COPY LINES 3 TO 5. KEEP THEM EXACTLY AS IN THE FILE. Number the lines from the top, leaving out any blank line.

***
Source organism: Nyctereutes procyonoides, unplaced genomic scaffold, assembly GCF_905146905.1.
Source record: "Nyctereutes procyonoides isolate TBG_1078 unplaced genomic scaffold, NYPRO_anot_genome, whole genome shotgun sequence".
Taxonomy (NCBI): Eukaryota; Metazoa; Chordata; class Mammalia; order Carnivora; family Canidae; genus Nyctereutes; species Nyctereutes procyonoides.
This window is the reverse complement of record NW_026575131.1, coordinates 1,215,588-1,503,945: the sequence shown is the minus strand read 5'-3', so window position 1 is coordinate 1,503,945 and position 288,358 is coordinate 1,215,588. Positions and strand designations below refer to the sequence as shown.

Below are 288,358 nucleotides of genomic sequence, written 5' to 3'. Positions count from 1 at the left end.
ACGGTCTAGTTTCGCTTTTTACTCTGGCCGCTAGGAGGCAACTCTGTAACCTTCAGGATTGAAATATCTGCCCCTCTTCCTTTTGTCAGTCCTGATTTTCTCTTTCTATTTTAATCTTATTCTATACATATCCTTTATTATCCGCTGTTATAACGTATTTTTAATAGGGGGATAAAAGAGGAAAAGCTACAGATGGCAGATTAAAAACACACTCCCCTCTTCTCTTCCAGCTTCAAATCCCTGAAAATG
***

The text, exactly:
Taxonomy (NCBI): Eukaryota; Metazoa; Chordata; class Mammalia; order Carnivora; family Canidae; genus Nyctereutes; species Nyctereutes procyonoides.
This window is the reverse complement of record NW_026575131.1, coordinates 1,215,588-1,503,945: the sequence shown is the minus strand read 5'-3', so window position 1 is coordinate 1,503,945 and position 288,358 is coordinate 1,215,588. Positions and strand designations below refer to the sequence as shown.

Below are 288,358 nucleotides of genomic sequence, written 5' to 3'. Positions count from 1 at the left end.